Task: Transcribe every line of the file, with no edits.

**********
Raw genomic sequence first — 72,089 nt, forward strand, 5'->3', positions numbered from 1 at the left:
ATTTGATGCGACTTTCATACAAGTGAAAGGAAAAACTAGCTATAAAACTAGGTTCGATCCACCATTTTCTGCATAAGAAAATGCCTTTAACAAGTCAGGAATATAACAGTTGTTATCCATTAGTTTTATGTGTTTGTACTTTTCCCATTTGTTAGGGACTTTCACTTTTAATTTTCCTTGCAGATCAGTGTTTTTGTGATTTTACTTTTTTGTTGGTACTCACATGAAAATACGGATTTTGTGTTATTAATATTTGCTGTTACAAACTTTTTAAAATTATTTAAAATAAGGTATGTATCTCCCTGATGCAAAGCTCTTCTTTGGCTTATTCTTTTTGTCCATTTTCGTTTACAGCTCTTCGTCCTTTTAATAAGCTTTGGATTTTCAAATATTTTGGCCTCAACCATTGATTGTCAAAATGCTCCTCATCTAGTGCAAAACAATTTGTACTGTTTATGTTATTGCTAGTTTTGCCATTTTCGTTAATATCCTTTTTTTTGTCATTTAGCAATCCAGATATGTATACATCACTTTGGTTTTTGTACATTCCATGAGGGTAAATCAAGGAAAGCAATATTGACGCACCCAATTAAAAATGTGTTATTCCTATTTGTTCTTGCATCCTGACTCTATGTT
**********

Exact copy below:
Raw genomic sequence first — 72,089 nt, forward strand, 5'->3', positions numbered from 1 at the left:
ATTTGATGCGACTTTCATACAAGTGAAAGGAAAAACTAGCTATAAAACTAGGTTCGATCCACCATTTTCTGCATAAGAAAATGCCTTTAACAAGTCAGGAATATAACAGTTGTTATCCATTAGTTTTATGTGTTTGTACTTTTCCCATTTGTTAGGGACTTTCACTTTTAATTTTCCTTGCAGATCAGTGTTTTTGTGATTTTACTTTTTTGTTGGTACTCACATGAAAATACGGATTTTGTGTTATTAATATTTGCTGTTACAAACTTTTTAAAATTATTTAAAATAAGGTATGTATCTCCCTGATGCAAAGCTCTTCTTTGGCTTATTCTTTTTGTCCATTTTCGTTTACAGCTCTTCGTCCTTTTAATAAGCTTTGGATTTTCAAATATTTTGGCCTCAACCATTGATTGTCAAAATGCTCCTCATCTAGTGCAAAACAATTTGTACTGTTTATGTTATTGCTAGTTTTGCCATTTTCGTTAATATCCTTTTTTTTGTCATTTAGCAATCCAGATATGTATACATCACTTTGGTTTTTGTACATTCCATGAGGGTAAATCAAGGAAAGCAATATTGACGCACCCAATTAAAAATGTGTTATTCCTATTTGTTCTTGCATCCTGACTCTATGTT